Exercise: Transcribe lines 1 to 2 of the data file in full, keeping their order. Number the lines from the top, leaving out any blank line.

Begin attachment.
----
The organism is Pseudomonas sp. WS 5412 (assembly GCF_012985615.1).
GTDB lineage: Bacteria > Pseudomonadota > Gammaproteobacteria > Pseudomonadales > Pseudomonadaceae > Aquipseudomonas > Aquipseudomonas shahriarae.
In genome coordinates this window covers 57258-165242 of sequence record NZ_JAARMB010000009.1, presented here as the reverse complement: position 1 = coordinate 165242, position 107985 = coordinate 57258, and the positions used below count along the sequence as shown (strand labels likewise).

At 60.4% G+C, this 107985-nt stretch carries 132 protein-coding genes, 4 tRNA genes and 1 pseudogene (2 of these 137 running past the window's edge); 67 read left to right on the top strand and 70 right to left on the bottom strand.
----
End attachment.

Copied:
The organism is Pseudomonas sp. WS 5412 (assembly GCF_012985615.1).
GTDB lineage: Bacteria > Pseudomonadota > Gammaproteobacteria > Pseudomonadales > Pseudomonadaceae > Aquipseudomonas > Aquipseudomonas shahriarae.